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13 votes

Why the use of "eum" instead of "eius" in

Here's the context: Ancilla ānulum gemmātum in digitō dominae pōnit. In quō digitō? In digitō quārtō, nam ānulus ad eum digitum convenit. My translation: The servant girl places the jewelled ring ...
Cairnarvon's user avatar
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12 votes
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Why the use of "eum" instead of "eius" in

Both eum and eius would be grammatically correct, but they mean different things. Eum (from is, ea, id) when modifying a noun is a demonstrative pronoun. The ring fits that finger as opposed to a ...
Kingshorsey's user avatar
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9 votes
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Grammar and Meaning in Context of EIUS

The rule does apply -- it's a syntactic rule, not a semantic one. Since the subjects are lingua etc. rather than justus, the possessives are not reflexive, so eius is used rather than suus. For lex ...
TKR's user avatar
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8 votes
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Mors mea or mors meī?

Another use of the genitive that you've left out is subjective genitive, which is what this is. These are discussed in, e.g., Gildersleeve and Lodge, Latin grammar §363. Allen and Greenough, New Latin ...
cnread's user avatar
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8 votes
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Why "suam" and not "eius" is used in this sentence?

The idea that suus is used when the possessor is the subject is a simplification for beginners. It can be used in a variety of other contexts, generally with a sense along the lines of "her/his ...
Asteroides's user avatar
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7 votes

Why the use of "eum" instead of "eius" in

This is a difficult sentence to translate, and I think the key to translating it is realizing that is, ea, id — in addition to being a third-person pronoun (he, she, it) — can also be a determiner ...
ktm5124's user avatar
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6 votes

Is "their" being masculine or feminine?

The form of suus (and meus and others) only depends on the noun it modifies. The gender, number, or other details of the owner do not matter at all. It might be helpful to think of suus as an ...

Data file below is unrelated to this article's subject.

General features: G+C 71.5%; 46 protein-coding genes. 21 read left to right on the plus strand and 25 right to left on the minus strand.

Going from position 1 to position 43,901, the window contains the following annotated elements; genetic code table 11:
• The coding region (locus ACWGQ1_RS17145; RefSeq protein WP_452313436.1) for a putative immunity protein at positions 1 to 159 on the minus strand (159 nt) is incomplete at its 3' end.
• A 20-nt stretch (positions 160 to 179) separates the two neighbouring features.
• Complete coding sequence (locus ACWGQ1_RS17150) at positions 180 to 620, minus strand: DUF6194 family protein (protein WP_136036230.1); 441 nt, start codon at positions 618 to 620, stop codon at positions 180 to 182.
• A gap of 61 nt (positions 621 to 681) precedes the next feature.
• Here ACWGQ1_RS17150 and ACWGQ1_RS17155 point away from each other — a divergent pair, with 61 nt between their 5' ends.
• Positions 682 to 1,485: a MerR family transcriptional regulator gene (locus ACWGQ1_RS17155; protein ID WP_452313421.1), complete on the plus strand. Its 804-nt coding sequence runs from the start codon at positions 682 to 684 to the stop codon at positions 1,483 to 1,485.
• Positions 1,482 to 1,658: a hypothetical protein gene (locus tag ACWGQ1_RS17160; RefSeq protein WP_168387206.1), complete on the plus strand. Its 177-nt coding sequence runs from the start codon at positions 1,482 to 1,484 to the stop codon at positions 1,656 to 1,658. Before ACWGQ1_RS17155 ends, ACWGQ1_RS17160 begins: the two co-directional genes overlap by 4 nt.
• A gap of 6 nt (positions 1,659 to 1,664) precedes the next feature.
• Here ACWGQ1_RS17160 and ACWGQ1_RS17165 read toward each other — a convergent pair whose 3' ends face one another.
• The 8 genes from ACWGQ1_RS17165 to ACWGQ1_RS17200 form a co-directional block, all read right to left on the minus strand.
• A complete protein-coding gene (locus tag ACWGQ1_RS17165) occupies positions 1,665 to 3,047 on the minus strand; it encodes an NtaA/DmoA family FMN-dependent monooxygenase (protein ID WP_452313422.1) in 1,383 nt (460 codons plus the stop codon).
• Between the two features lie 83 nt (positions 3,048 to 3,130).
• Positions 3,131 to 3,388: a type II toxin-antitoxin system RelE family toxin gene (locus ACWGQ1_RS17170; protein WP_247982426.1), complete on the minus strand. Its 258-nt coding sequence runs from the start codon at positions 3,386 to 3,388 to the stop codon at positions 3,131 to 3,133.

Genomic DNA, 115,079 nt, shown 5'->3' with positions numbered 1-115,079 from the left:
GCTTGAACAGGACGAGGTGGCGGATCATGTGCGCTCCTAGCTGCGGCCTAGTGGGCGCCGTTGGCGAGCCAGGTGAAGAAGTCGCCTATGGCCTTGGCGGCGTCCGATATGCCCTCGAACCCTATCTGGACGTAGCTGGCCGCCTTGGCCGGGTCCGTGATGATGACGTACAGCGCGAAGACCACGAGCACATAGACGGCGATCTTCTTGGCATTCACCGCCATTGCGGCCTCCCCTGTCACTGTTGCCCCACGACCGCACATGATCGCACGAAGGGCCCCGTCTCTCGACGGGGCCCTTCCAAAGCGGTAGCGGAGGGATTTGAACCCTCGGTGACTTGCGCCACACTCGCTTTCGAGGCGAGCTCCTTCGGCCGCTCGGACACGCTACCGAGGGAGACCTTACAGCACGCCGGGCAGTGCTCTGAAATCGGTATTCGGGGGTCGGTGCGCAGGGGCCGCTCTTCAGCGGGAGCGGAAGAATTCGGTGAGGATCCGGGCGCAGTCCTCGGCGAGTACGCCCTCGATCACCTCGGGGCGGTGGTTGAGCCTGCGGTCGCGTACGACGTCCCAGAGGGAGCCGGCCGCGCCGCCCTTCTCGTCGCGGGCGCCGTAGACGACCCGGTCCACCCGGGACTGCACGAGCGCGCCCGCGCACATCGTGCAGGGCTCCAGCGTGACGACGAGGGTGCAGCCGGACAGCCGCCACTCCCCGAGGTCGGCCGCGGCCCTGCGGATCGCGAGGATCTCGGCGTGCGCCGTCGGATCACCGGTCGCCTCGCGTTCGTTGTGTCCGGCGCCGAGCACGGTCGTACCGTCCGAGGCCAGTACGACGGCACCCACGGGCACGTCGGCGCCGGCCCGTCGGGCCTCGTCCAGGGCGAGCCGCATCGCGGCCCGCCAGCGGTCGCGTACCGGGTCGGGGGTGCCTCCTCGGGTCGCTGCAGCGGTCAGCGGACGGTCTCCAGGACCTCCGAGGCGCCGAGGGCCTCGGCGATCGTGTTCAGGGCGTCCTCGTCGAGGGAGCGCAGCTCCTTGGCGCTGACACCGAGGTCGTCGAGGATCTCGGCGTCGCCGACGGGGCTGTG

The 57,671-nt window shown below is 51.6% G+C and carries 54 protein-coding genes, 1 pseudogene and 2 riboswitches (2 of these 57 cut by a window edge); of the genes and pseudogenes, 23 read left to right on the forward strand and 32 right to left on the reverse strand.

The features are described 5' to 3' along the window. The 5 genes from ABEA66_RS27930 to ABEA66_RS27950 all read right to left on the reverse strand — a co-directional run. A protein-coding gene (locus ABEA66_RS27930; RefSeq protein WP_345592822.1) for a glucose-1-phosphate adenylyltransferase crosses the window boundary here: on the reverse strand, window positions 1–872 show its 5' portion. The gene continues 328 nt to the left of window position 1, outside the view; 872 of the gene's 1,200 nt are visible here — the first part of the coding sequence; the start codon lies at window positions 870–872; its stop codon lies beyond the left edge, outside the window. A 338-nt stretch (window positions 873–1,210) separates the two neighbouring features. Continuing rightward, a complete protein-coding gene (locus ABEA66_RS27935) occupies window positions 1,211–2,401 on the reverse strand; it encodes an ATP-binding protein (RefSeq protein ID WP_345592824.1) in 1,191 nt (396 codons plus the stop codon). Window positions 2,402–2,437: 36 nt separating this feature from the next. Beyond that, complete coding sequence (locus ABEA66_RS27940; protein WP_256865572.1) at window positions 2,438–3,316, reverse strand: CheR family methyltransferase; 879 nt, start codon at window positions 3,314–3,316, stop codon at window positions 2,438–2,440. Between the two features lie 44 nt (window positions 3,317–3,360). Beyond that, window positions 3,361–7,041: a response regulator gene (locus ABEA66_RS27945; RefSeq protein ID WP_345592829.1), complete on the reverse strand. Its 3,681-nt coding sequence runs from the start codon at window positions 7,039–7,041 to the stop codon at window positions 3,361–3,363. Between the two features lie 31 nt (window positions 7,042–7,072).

Joonas Ilmavirta's user avatar
6 votes

How to Translate "His is better"

It's not a perfect match, but I found this in Seneca (De Beneficiis 5.11.6): Beneficium est quod quis non sua causa dat sed eius, cui dat; is autem, qui sibi beneficium dat, sua causa dat; non est ...
cmw's user avatar
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5 votes

Why the use of "eum" instead of "eius" in

“…to that finger.” Not “to his/her finger”. It’s emphasizing a specific finger as opposed to emphasizing the person. The finger must have been referenced earlier in the text.
Stephen Darrenkamp's user avatar
5 votes
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How to Translate "His is better"

Actually, I'm not sure that you cannot say ejus est melior. Gildersleeve and Lodge, 3rd edition, at #362, Remark 3, say "Sometimes the governing word [of a genitive] is omitted where it can be ...
Figulus's user avatar
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4 votes

How to Translate "His is better"

Please note that your examples are either ungrammatical or only grammatical if understood elliptically: Eius videt may be wrong (but citation needed …), but so is "he sees his." And "...
Sebastian Koppehel's user avatar
4 votes
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Nouns in locative in connection to adjectives (Does every adjective have a locative?)

Most adjectives are not attested in the locative form. (However, the rules for putting an adjective into the locative case are not complicated, so it's usually easy to predict the form if you know the ...
Asteroides's user avatar
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4 votes

Mors mea or mors meī?

An unlearned but hopefully useful answer. Searching a large corpus of texts gives: mors mea: 2,612 hits mors mei: 26 hits mors tua: 4,821 hits mors tui: 80 hits mors sua: 969 hits mors sui: 49 hits ...
luchonacho's user avatar
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3 votes

How do I say "this is mine"?

It usually depends on where you want the emphasis to lie. If you simply need to make a general assertion that you are the owner of the house, then you might say haec est domus mea — 'this is my house'...
Tom Cotton's user avatar
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2 votes

Why "suam" and not "eius" is used in this sentence?

Although suus (the reflexive pronoun) usually refers to the subject of the sentence, it can refer to other nouns in the same clause or sentence as well. Ideally, the word eius should not be used, if ...
Tyler Durden's user avatar
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1 vote

How do I say "this is mine"?

Parva mihi domus est sed ianua aperta; 'My house is small but the door is open.' (lit. doors) This is the first line of Mus ariddle found in Symphosii Scholastici Ænigmata given in full on Gianni A. ...
Hugh's user avatar
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